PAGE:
University of the West of Scotland

Investing in their students' future


Download PDF  (1075 KB)

Keyn Chairs in a learning space.

University of the West of Scotland is a large, modern, multi-campus university with its origins dating back to 1897. It has four campuses across the west and southwest of Scotland and one campus in central London. At UWS, they invest in their students’ future. Graduates go out into the world ready to succeed thanks to their industry-relevant courses, cutting-edge facilities, and innovative approach to teaching.

The University’s commitment to their students’ success can be seen in the £100m+ investment in their award-winning Lanarkshire Campus, which includes 250,000 sq. ft of carbon neutral buildings. Housed at the Hamilton International Technology Park, the Lanarkshire Campus represents a shift in the way learning and teaching is defined in the higher education sector in Scotland and across the UK. “We looked at the last 20-30 years and saw that successful learning needs collaboration, with access to people to work with,” says Dr. Gordon Heggie, the academic lead on the project. “We also noted that learning spaces have changed hugely – they need to be flexible, tech-enabled spaces.”

Close up of Bounce Chairs in a plaza setting.

Nina Downs, Program Manager on the project continues “We needed the furniture to support the new spaces we were creating. We undertook a lot of research to familiarise ourselves with new and innovative furniture.” A key feature of the new campus was to challenge how people working and learning there perceived the space. Rather than a series of small, enclosed spaces, an ethos of co-location was created, making spaces across the building for shared work spaces. “When we were preparing staff for the transition into the new workspace, we found they were thinking very small, focusing on their own area,” says Dr. Heggie. “What they weren’t doing was thinking about the space across the campus. Every space can be a work space. We have encouraged people to move to the most appropriate environment for the activities being undertaken.”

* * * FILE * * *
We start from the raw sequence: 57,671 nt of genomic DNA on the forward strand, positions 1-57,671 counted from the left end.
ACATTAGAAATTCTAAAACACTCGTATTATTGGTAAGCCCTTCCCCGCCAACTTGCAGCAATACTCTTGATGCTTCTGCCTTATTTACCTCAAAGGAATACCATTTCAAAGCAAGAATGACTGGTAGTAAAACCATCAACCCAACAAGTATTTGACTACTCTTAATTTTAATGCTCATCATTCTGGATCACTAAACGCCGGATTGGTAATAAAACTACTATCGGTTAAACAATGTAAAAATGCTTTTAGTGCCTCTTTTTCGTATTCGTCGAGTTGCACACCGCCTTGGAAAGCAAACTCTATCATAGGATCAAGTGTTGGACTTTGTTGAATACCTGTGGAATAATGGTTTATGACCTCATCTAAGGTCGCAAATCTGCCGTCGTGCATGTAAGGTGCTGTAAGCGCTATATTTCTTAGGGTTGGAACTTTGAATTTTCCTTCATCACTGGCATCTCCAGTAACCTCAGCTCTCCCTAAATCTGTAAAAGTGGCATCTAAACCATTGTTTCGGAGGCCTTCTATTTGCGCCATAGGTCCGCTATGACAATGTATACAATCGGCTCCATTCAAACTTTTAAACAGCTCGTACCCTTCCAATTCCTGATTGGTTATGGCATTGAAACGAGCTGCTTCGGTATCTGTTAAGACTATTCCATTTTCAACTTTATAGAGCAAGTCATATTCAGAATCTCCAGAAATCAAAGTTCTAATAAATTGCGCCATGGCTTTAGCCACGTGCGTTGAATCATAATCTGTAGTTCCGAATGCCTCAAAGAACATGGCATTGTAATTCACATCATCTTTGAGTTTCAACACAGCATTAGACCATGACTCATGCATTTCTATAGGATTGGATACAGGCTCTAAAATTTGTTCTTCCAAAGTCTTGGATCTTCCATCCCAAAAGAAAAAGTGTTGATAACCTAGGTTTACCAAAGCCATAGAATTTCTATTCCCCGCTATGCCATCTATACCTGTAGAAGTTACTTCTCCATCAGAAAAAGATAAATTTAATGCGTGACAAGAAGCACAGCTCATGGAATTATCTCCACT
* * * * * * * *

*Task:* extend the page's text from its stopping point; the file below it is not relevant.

External view of Keyn Chairs in a library.

In contrast to the academic staff who took some time to get used to this new approach, the students have found the openness of the space appealing. “More learning now takes place in open spaces,” says Dr. Heggie. “We asked for feedback from the students after they had moved in - what was particularly interesting was how they felt the open spaces and accompanying noise were actually preparing them for working in offices in the future.”

Staff and students at UWS had the opportunity to contribute to the look and feel of the new campus during the design phase. “Stakeholder engagement was really important to the success of this project” says Nina. “We procured a number of sample desk chairs and meeting chairs and invited colleagues and students to try them out and provide us with their feedback. This informed the final product choices.”

Dr. Brenda Hughes and Sharon McGoldrick said: “The chairs are very flexible, very supportive, and easy to move around. The back of the chair keeps us cool. It’s aesthetically pleasing, looks modern, contemporary, and creates an inviting space.” Nina explains “The Keyn Chairs are a great example of the kind of furniture we wanted. It’s an adaptable solution which could be tailored to be used in a number of spaces (through colour and features such as castors) but gave a consistent aesthetic.”

Keyn Chairs in a café.

Lanarkshire Campus has been crowned winner of a prestigious 2019 Guardian University Award which recognises the most sustainable and inspiring higher education buildings in the UK. It has also been named as the Campus of the Future at the Green Gown Awards. “The outcome has been beyond our expectations” says Dr. Heggie.

Photography by David Cadzow

Keyn Chairs in a library.
Setu Chairs in a lecture theatre.